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The Courts, Tribunals and the Covid-19 Public Health Crisis

Jennifer Blair
Freedom From Torture


This document contains recommendations primarily for members of the Judiciary, with some features that are relevant to the Legal Aid Agency and HMCTS staff. These recommendations have been produced urgently in light of the COVID-19 public health crisis and may be updated in the future. This document is not intended to be comprehensive in that it does not cover issues affecting particular groups, such as unaccompanied minors or those in detention, in any significant detail.

It is important that standards of procedural fairness are maintained for the most vulnerable people during the COVID-19 public health crisis. Practices and procedures may need to be adapted in light of the current crisis, but the right to a fair hearing, which is protected in domestic and international law, together with the  procedural protections that enable effective engagement with decision- making regarding other fundamental rights should not be compromised.

It is imperative that claims for international protection from those fleeing persecution are subject to the highest standards of fairness. 

The spirit of existing guidance, which helps promote access to justice for vulnerable people, should be followed, but may require adaptation. This includes statutory guidance, Home Office internal guidance and Tribunal guidance for statutory appeals. The European Council has also produced (pre-COVID-19) guidance on video-conferencing.5 All parties working in this field should be aware of the requirements of the Equality Act 2010 in respect of people with a protected characteristic and in particular those who may require reasonable adjustments due to disability. Judges, may find the toolkits and training materials published by the ‘Advocates Gateway’ helpful. The Helen Bamber Foundation has published the ‘Trauma-Informed Code of Conduct for All Professionals Working with Survivors of Human Trafficking & Slavery’ and is a contributor for the ‘Slavery and Human Trafficking Survivor Care Standards’. 

During the COVID-19 public health crisis, it is our frontline and clinical experience that many survivors of torture, human trafficking/modern slavery and other extreme human rights abuse (‘survivors’) are experiencing a deterioration in their mental and physical health due to issues including isolation, uncertainty, disruptions in treatment, delays, concerns about their and their family members’ health, fear for the future, lack of childcare, difficulties with accommodation and destitution issues. Survivors may also find the experience of ‘lock-down’ triggers traumatic memories of captivity or self-confinement, which were a characteristic of past persecution, leading to an increase in trauma symptoms and a decrease in coping mechanisms.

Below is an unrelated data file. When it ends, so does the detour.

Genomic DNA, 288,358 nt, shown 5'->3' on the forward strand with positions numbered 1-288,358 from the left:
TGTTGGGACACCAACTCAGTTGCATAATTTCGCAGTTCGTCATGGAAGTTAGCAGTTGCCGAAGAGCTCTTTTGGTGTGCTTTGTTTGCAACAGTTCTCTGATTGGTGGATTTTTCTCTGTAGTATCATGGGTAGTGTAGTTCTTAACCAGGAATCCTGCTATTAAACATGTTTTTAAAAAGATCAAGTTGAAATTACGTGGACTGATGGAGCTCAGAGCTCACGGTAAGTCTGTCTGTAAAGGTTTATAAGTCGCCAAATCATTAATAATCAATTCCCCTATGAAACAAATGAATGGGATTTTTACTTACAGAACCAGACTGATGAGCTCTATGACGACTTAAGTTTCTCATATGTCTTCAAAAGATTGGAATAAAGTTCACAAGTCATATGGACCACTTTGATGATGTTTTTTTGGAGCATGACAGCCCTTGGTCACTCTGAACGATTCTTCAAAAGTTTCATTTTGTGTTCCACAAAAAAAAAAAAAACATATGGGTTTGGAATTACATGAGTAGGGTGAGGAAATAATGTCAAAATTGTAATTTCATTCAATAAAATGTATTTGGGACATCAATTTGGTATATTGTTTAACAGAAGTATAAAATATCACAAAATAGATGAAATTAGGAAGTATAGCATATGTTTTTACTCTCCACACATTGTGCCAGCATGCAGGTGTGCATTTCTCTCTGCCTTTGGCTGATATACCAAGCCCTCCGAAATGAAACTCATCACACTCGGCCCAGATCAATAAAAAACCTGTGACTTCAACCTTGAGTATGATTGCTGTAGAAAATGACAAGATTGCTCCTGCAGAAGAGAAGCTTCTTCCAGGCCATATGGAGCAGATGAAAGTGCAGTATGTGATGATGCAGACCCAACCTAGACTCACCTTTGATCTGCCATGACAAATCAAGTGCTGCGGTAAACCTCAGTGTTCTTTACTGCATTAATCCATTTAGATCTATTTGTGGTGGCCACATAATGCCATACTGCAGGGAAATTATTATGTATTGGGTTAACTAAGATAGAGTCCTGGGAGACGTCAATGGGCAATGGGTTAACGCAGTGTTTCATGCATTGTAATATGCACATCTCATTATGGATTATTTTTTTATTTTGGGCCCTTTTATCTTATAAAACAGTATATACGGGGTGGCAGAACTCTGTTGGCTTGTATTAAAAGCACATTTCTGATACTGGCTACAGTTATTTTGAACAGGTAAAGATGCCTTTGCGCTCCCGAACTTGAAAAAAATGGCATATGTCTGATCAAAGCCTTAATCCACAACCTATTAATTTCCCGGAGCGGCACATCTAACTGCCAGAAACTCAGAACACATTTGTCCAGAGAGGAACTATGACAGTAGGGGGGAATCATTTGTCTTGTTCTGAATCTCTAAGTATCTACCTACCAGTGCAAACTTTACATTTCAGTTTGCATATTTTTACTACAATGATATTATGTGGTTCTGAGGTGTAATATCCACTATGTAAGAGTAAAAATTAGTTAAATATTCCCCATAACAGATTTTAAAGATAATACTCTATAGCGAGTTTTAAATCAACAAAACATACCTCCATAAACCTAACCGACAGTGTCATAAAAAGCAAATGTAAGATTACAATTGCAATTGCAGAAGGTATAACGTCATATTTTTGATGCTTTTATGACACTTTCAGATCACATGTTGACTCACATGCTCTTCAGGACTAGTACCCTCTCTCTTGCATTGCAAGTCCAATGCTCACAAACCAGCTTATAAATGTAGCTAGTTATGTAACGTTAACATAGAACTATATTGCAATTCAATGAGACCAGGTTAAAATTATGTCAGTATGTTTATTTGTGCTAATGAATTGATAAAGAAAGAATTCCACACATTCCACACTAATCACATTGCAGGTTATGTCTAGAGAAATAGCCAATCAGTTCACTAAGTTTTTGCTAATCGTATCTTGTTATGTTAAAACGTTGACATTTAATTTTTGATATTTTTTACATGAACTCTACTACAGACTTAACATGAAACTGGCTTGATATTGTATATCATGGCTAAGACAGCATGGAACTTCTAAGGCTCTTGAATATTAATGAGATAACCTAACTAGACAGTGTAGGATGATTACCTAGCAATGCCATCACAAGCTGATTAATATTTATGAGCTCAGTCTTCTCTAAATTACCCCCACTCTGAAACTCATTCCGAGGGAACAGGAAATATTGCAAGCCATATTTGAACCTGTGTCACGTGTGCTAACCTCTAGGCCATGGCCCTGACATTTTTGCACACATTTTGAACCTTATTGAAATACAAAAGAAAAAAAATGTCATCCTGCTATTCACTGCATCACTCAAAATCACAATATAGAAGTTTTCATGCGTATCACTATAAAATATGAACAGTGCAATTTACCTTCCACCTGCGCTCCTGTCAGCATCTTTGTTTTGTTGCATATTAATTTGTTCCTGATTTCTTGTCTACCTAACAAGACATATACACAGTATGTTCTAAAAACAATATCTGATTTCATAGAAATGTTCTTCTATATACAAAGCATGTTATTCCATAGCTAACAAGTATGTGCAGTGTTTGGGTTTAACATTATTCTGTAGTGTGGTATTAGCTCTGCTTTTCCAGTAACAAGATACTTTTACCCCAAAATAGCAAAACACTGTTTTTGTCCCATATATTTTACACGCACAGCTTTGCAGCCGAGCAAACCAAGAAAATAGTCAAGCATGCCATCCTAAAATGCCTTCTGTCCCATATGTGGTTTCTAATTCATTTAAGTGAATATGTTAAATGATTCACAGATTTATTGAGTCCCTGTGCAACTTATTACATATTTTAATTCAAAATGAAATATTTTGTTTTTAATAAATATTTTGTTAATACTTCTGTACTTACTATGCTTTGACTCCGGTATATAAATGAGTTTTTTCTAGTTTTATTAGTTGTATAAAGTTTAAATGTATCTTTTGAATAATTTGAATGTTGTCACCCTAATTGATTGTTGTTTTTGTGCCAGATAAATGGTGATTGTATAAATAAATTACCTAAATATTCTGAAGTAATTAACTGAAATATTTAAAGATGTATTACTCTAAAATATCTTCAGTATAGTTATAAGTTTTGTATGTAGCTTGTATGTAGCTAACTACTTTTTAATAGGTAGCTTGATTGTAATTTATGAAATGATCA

Asylum seekers are a particularly vulnerable group, due to combined issues including histories of past persecution, displacement, destitution and language barriers. Individual features of vulnerability, such as poor health or the impact of trauma, may not be readily apparent and will be even more difficult to identify during the current crisis where survivors are contacted predominantly remotely. Individuals may not self-identify vulnerabilities. In this context there are particular risks to welfare and to access to justice where international protection and modern slavery/human trafficking casework is undertaken by remote means rather than face-to-face. 

Remote international protection or NRM casework/hearings during the COVID-19 public health crisis includes contact by a range of methods including email, instant messaging, online FAQs, telephone and video-conferencing. These recommendations are intended to inform good practice in the use of these approaches. It should be recognised that remote means of communication can be more tiring than in-person meetings and so it is not realistic to expect people to complete the same volume and length of hearings as has traditionally been the case. This tiredness will impact on all professionals involved in proceedings, including interpreters. In addition (as discussed below), it should be recognised that remote hearings and interviews by definition reduce the opportunities to identify when a person is struggling to participate effectively, because visual cues and full-body language cues are reduced.